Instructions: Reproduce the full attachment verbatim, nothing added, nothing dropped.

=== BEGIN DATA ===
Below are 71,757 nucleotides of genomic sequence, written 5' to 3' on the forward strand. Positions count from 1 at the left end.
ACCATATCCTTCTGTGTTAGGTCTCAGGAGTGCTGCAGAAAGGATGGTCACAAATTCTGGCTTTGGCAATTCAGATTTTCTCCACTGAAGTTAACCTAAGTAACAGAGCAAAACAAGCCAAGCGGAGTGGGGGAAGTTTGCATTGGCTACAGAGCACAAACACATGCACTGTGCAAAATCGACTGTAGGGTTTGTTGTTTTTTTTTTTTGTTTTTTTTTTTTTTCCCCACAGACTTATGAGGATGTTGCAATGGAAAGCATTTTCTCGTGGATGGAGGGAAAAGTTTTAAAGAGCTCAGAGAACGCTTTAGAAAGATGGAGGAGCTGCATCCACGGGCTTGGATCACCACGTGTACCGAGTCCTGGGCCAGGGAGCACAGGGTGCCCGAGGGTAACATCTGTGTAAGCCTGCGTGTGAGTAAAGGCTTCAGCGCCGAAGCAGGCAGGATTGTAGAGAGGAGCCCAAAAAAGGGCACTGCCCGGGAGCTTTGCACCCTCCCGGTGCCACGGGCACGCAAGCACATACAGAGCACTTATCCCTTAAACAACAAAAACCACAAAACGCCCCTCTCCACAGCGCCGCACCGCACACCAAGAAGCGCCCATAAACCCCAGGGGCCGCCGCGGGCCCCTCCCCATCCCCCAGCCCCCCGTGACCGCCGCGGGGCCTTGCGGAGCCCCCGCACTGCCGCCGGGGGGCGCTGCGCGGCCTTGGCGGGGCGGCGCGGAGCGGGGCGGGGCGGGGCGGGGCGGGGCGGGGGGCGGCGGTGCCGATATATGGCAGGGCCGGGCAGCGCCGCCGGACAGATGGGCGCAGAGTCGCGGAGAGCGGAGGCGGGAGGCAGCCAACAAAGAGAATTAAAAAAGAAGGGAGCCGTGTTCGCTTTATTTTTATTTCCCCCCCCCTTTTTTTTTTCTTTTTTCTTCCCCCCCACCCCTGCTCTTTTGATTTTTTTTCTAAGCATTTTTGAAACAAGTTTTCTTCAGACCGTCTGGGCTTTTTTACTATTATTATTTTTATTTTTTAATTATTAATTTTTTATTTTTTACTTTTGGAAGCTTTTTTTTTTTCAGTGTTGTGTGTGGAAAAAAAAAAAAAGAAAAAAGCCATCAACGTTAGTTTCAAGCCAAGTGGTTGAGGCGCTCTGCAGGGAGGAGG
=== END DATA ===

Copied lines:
Below are 71,757 nucleotides of genomic sequence, written 5' to 3' on the forward strand. Positions count from 1 at the left end.
ACCATATCCTTCTGTGTTAGGTCTCAGGAGTGCTGCAGAAAGGATGGTCACAAATTCTGGCTTTGGCAATTCAGATTTTCTCCACTGAAGTTAACCTAAGTAACAGAGCAAAACAAGCCAAGCGGAGTGGGGGAAGTTTGCATTGGCTACAGAGCACAAACACATGCACTGTGCAAAATCGACTGTAGGGTTTGTTGTTTTTTTTTTTTGTTTTTTTTTTTTTTCCCCACAGACTTATGAGGATGTTGCAATGGAAAGCATTTTCTCGTGGATGGAGGGAAAAGTTTTAAAGAGCTCAGAGAACGCTTTAGAAAGATGGAGGAGCTGCATCCACGGGCTTGGATCACCACGTGTACCGAGTCCTGGGCCAGGGAGCACAGGGTGCCCGAGGGTAACATCTGTGTAAGCCTGCGTGTGAGTAAAGGCTTCAGCGCCGAAGCAGGCAGGATTGTAGAGAGGAGCCCAAAAAAGGGCACTGCCCGGGAGCTTTGCACCCTCCCGGTGCCACGGGCACGCAAGCACATACAGAGCACTTATCCCTTAAACAACAAAAACCACAAAACGCCCCTCTCCACAGCGCCGCACCGCACACCAAGAAGCGCCCATAAACCCCAGGGGCCGCCGCGGGCCCCTCCCCATCCCCCAGCCCCCCGTGACCGCCGCGGGGCCTTGCGGAGCCCCCGCACTGCCGCCGGGGGGCGCTGCGCGGCCTTGGCGGGGCGGCGCGGAGCGGGGCGGGGCGGGGCGGGGCGGGGCGGGGGGCGGCGGTGCCGATATATGGCAGGGCCGGGCAGCGCCGCCGGACAGATGGGCGCAGAGTCGCGGAGAGCGGAGGCGGGAGGCAGCCAACAAAGAGAATTAAAAAAGAAGGGAGCCGTGTTCGCTTTATTTTTATTTCCCCCCCCCTTTTTTTTTTCTTTTTTCTTCCCCCCCACCCCTGCTCTTTTGATTTTTTTTCTAAGCATTTTTGAAACAAGTTTTCTTCAGACCGTCTGGGCTTTTTTACTATTATTATTTTTATTTTTTAATTATTAATTTTTTATTTTTTACTTTTGGAAGCTTTTTTTTTTTCAGTGTTGTGTGTGGAAAAAAAAAAAAAGAAAAAAGCCATCAACGTTAGTTTCAAGCCAAGTGGTTGAGGCGCTCTGCAGGGAGGAGG